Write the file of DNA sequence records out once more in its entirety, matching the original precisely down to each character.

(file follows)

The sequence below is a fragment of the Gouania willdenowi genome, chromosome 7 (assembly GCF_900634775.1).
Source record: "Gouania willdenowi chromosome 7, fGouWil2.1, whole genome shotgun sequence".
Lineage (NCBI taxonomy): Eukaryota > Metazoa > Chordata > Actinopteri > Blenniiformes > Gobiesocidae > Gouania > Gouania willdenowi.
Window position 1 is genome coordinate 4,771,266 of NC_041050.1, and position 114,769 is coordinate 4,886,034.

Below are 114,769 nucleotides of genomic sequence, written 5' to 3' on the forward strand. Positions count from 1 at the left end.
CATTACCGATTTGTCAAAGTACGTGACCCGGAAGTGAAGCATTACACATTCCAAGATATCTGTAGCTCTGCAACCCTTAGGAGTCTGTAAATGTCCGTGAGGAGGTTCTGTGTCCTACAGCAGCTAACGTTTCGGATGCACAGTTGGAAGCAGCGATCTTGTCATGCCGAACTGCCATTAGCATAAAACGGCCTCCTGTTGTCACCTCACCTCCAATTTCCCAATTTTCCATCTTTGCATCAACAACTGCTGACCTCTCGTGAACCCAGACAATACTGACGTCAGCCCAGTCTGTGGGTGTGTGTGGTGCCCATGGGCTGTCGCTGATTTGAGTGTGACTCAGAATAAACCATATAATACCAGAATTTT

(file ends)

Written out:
The sequence below is a fragment of the Gouania willdenowi genome, chromosome 7 (assembly GCF_900634775.1).
Source record: "Gouania willdenowi chromosome 7, fGouWil2.1, whole genome shotgun sequence".
Lineage (NCBI taxonomy): Eukaryota > Metazoa > Chordata > Actinopteri > Blenniiformes > Gobiesocidae > Gouania > Gouania willdenowi.
Window position 1 is genome coordinate 4,771,266 of NC_041050.1, and position 114,769 is coordinate 4,886,034.

Below are 114,769 nucleotides of genomic sequence, written 5' to 3' on the forward strand. Positions count from 1 at the left end.
CATTACCGATTTGTCAAAGTACGTGACCCGGAAGTGAAGCATTACACATTCCAAGATATCTGTAGCTCTGCAACCCTTAGGAGTCTGTAAATGTCCGTGAGGAGGTTCTGTGTCCTACAGCAGCTAACGTTTCGGATGCACAGTTGGAAGCAGCGATCTTGTCATGCCGAACTGCCATTAGCATAAAACGGCCTCCTGTTGTCACCTCACCTCCAATTTCCCAATTTTCCATCTTTGCATCAACAACTGCTGACCTCTCGTGAACCCAGACAATACTGACGTCAGCCCAGTCTGTGGGTGTGTGTGGTGCCCATGGGCTGTCGCTGATTTGAGTGTGACTCAGAATAAACCATATAATACCAGAATTTT